Anti-Immigrant sentiment is present in other areas of our hemisphere besides the United States. As US President Donald Trump decries immigration from predominately Muslim countries and vows to build a border wall to defend from immigrants from Mexico and Central America, two of South America’s two most financially prosperous and stable economies also are experiencing a growth of xenophobic expression.
|Migrant Women Folk Festival in Buenos Aires (Wikimedia Commons)|
Susana Malcorra, foreign minister of Argentina and a serious candidate for UN Secretary-General in last year’s election, has done her part to establish a link between immigration and drug trafficking. Led by President Mauricio Macri, Argentina’s government has developed the rhetorical framework to vilify immigrants, established new controls meant to discourage immigration, targeted bus terminals used by immigrants, and on Jan. 26, implemented a system that obligates airlines to comply with the Interior Ministry.
Not unlike Argentina, Chile, too, has proposed legislation to curb immigration. In the face of a 132% increase of legally registered foreigners, Chile’s rightist coalition, Chile Vamos, wants to make it more difficult to obtain residency visas and also impose clearer penalties for violation of immigration laws.
|Peruvian immigrant women in Chile (Wikimedia Commons)|
And what is the collateral damage of these legislative and discursive campaign against immigrants? Much as we have seen here in the United States, discrimination against immigrants is on the rise in both Chile and Argentina as well. While immigrants are strategically targeted for national scapegoating, one study found that immigrants in Chile on average have spent more time in school than their Chilean counterparts.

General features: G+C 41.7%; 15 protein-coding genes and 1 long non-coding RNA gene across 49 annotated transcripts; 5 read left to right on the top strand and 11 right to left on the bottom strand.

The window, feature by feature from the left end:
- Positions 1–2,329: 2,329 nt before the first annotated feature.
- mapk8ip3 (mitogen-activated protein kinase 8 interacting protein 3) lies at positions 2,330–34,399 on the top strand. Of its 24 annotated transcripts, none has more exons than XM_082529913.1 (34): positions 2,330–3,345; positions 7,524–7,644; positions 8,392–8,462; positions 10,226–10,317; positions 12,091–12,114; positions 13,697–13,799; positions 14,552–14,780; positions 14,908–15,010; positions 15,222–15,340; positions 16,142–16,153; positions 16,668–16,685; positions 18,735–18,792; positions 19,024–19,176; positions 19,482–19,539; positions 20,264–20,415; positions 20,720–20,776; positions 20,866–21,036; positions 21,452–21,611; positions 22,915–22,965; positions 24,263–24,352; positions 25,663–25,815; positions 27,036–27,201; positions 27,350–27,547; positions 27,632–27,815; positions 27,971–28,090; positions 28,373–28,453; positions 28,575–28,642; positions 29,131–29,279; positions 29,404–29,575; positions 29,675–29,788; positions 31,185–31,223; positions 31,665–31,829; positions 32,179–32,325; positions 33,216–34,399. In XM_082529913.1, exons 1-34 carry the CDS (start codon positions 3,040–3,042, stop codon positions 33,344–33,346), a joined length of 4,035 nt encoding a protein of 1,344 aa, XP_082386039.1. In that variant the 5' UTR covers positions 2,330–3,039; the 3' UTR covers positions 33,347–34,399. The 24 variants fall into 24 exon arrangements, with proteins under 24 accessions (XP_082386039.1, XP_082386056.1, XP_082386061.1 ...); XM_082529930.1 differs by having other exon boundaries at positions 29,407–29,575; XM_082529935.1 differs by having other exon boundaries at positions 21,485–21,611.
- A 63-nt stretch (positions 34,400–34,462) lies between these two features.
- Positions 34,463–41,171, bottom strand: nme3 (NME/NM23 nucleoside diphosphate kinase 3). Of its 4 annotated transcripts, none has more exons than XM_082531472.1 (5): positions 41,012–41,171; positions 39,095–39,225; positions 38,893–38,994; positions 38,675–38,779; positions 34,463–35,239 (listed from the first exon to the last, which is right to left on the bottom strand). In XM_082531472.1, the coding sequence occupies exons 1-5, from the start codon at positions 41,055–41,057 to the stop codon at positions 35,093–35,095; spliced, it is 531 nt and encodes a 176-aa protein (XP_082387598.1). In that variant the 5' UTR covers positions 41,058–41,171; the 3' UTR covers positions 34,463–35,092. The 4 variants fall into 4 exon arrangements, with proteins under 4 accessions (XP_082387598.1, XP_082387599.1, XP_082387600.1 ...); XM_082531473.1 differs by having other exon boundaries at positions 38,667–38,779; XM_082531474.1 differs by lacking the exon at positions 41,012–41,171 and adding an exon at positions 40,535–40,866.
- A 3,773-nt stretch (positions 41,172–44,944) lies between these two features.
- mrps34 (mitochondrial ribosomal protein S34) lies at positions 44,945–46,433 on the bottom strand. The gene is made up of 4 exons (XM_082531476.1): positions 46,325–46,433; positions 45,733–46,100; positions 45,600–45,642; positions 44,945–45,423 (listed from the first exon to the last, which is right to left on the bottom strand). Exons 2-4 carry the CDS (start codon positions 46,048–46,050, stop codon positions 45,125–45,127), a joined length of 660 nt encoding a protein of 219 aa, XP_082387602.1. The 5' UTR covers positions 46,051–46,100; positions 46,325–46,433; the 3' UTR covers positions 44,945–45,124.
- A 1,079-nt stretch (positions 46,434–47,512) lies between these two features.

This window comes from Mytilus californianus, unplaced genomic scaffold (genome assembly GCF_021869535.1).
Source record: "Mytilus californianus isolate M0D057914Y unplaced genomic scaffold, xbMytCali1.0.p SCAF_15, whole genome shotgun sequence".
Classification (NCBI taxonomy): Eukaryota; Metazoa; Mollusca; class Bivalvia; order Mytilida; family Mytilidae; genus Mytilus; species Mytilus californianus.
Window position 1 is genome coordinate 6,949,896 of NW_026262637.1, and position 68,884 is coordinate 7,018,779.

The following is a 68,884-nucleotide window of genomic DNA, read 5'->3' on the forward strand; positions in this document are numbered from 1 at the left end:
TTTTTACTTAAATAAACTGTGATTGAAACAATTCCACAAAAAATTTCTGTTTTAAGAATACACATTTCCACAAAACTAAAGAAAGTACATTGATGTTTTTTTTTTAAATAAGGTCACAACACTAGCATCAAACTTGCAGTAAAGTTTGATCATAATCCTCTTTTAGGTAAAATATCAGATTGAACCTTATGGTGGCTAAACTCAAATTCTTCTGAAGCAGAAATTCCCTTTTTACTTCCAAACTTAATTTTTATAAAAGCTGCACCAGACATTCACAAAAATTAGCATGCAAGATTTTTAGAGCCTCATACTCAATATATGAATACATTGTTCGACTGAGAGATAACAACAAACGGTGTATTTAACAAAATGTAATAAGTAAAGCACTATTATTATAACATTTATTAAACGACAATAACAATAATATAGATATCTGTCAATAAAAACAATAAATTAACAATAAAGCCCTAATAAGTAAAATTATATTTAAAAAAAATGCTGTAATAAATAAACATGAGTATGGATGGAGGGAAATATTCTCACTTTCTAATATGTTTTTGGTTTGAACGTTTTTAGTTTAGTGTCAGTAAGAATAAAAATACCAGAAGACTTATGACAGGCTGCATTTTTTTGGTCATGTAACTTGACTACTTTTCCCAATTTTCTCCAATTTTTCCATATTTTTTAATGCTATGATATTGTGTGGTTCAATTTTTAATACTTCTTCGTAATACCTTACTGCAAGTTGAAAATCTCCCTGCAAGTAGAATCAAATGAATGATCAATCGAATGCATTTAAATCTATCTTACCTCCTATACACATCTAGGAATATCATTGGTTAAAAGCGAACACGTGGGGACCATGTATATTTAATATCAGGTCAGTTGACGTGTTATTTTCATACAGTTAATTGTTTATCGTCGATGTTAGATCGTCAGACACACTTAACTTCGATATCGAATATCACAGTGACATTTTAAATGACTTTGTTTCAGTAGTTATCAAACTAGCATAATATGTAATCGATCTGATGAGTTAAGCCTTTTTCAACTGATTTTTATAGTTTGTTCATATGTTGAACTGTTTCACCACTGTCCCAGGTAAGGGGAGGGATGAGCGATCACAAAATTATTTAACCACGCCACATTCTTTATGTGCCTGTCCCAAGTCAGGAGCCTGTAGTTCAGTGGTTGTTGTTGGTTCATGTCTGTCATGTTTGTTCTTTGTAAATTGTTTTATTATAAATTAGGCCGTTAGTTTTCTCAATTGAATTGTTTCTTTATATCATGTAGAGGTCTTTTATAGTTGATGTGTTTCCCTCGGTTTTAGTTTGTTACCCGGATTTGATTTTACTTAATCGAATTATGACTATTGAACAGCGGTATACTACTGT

Immigrants in Argentina primarily come from Paraguay, Bolivia, and Peru, although some people are also migrating there from Uruguay and Chile.
The majority of its immigrants entering Chile hail from Peru, Argentina, Bolivia, Ecuador, and Colombia, with a recent arrivals coming the Dominican Republic, Haiti, and Venezuela (a country that finds itself in times of unprecedented inflation). As more Haitians and other immigrants of African descent arrive, an interesting result has been the diversification of the traditionally homogenous ethnic makeup of Chile.
There is uncertainty whether proposed and enacted legislation will ultimately discourage immigration into the two powerful economies at the tip of South America. Other factors could also come into play, such as the lack of job opportunities. Chile has experienced paltry economic growth in recent years, and Argentina has seen a growth in inflation, a drop in domestic consumption, and an explosive rise in the country’s poverty numbers during the Macri years. The economy was a factor in recent migration patterns in the US, In the years following the Great Recession, the number of Mexican immigrants who left the US surpassed arrivals.